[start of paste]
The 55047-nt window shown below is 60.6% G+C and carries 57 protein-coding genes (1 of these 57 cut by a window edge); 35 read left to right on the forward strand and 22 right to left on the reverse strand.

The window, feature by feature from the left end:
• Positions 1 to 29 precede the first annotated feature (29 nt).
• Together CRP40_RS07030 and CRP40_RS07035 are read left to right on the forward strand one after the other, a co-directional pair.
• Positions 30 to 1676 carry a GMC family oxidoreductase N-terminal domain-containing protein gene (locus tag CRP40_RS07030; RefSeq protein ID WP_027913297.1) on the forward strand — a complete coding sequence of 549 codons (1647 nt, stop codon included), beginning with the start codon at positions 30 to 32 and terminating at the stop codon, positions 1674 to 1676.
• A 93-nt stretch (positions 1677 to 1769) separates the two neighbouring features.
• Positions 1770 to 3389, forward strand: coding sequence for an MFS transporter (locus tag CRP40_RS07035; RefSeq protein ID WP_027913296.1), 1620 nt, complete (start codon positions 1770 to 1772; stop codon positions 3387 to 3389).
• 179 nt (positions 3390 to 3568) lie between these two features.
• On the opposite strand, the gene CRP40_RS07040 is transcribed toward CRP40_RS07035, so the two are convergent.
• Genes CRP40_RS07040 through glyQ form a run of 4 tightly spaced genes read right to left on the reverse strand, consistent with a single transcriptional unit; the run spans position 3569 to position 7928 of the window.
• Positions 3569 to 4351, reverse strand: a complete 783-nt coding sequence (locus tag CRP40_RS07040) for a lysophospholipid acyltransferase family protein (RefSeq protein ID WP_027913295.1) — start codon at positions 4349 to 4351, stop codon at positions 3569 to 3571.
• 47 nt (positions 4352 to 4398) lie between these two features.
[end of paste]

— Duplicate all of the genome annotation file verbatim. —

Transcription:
The 55047-nt window shown below is 60.6% G+C and carries 57 protein-coding genes (1 of these 57 cut by a window edge); 35 read left to right on the forward strand and 22 right to left on the reverse strand.

The window, feature by feature from the left end:
• Positions 1 to 29 precede the first annotated feature (29 nt).
• Together CRP40_RS07030 and CRP40_RS07035 are read left to right on the forward strand one after the other, a co-directional pair.
• Positions 30 to 1676 carry a GMC family oxidoreductase N-terminal domain-containing protein gene (locus tag CRP40_RS07030; RefSeq protein ID WP_027913297.1) on the forward strand — a complete coding sequence of 549 codons (1647 nt, stop codon included), beginning with the start codon at positions 30 to 32 and terminating at the stop codon, positions 1674 to 1676.
• A 93-nt stretch (positions 1677 to 1769) separates the two neighbouring features.
• Positions 1770 to 3389, forward strand: coding sequence for an MFS transporter (locus tag CRP40_RS07035; RefSeq protein ID WP_027913296.1), 1620 nt, complete (start codon positions 1770 to 1772; stop codon positions 3387 to 3389).
• 179 nt (positions 3390 to 3568) lie between these two features.
• On the opposite strand, the gene CRP40_RS07040 is transcribed toward CRP40_RS07035, so the two are convergent.
• Genes CRP40_RS07040 through glyQ form a run of 4 tightly spaced genes read right to left on the reverse strand, consistent with a single transcriptional unit; the run spans position 3569 to position 7928 of the window.
• Positions 3569 to 4351, reverse strand: a complete 783-nt coding sequence (locus tag CRP40_RS07040) for a lysophospholipid acyltransferase family protein (RefSeq protein ID WP_027913295.1) — start codon at positions 4349 to 4351, stop codon at positions 3569 to 3571.
• 47 nt (positions 4352 to 4398) lie between these two features.